STM, media need to learn Bullying 101

The local media is busy rewriting this STM press release (or republishing this Presse Canadienne piece with its incorrect web address) about how students will be forced to use the new Opus smart card as a transit pass this fall. The card, valid for two years, will have a picture and personally identifiable information on the back.

For some bizarre reason, the STM started this campaign without updating its web page on the card so that students could learn more about the new system.

One of the claims by the STM, as highlighted by The Gazette, is that the card will eliminate fraud and, hence, taxing by fellow students. The way this will be done, it suggests, is by revoking the card’s credentials once it’s reported stolen.

Let me repeat that: Once it’s reported stolen (This is assuming, of course, that the student in question knows the serial number of the stolen card or the STM can search a large database of personal information to find it).

Now, to those who have never been bullied in high school: What do you think is going to happen after someone has taxed you for your transit pass and you report it stolen?

Of course, the fact that ID and pass are on the same card, and that ID should be checked any time the card is used, should automatically make it impossible to use the card of anyone but an identical twin. But, as we all know, verification of student ID cards is hardly 100 per cent.

9 thoughts on “STM, media need to learn Bullying 101

  1. Christelle

    Hmm? What is going to happen (after someone has taxed you for your transit pass and you report it stolen)?? I don’t know :P

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  2. Sam

    I’d generally think that the whole point of attaching one’s name to the card, beyond being able to verify students’ credentials, would be the ability to look up users by name. If they’re using virtually any decent database setup, this should be essentially trivial. I doubt they’d make anyone ever memorize a card serial number.

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  3. Fagstein Post author

    Hmm? What is going to happen (after someone has taxed you for your transit pass and you report it stolen)?? I don’t know :P

    The same thing that happens when you get taxed for your lunch money and you report it to the police/principal/teacher/parents as a theft. They’re going to come back and beat you up for snitching.

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  4. Christelle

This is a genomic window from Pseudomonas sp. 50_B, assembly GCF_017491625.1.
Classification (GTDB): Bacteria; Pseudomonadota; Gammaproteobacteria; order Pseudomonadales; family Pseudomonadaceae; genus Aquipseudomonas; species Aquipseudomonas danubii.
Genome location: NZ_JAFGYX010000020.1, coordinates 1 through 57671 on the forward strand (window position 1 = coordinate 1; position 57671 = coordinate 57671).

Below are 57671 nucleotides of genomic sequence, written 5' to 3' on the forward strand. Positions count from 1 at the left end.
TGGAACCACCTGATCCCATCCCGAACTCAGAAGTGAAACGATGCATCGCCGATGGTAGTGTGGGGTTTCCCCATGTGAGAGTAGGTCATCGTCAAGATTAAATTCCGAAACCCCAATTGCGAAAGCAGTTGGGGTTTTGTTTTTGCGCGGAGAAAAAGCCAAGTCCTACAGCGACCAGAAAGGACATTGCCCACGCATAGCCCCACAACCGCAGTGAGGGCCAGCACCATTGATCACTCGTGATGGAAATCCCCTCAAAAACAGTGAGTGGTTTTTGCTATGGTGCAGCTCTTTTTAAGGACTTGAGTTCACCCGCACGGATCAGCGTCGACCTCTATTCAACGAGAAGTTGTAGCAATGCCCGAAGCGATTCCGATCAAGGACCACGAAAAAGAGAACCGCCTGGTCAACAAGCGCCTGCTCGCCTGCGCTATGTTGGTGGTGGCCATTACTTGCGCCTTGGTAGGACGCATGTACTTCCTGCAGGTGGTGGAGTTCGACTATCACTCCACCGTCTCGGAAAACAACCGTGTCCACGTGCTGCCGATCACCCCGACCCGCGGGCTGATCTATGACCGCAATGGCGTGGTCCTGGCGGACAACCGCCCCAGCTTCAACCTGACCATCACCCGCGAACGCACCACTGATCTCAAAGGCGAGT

Oh right… But if you just report it stolen, without saying who took it :P Shouldn’t that be fine? :)

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  5. James Lawlor

    The difference with this one is that if it is lost/stolen/taxed, you have a financial incentive to report it.

    By reporting it stolen, you will be able to get the old one de-activated, and a new one issued at no cost (perhaps they will charge you the cost of the card – currently $3.50).
    This will also be possible for the adult cards as well as long as you don’t have the anonymous version (they currently all are this type – but this will change).

    So on the first of the month, the ‘taxer’ will get a new card and on the 2nd of the month won’t be able to use it. But, the ‘taxee’ still has to snitch to get their money back.

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  6. wolfa

    Of course, the whole thing is theoretical, because you cannot actually register your pass at this point, and when I asked the STM about it, they estimated it wouldn’t be available until Oct/Nov. If you

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  7. Quizzical

    This is, believe it or not, the first time I have seen the word “tax” used this way… Is this a Montreal English thing? I imagine this means getting something from someone by threatening them?

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  8. Fagstein Post author

    Oh right… But if you just report it stolen, without saying who took it :P Shouldn’t that be fine? :)

    Either way he’ll still notice that the card doesn’t work (and/or has been confiscated). It won’t take a rocket scientist to conclude that the student in question must have reported it stolen.

    Reply

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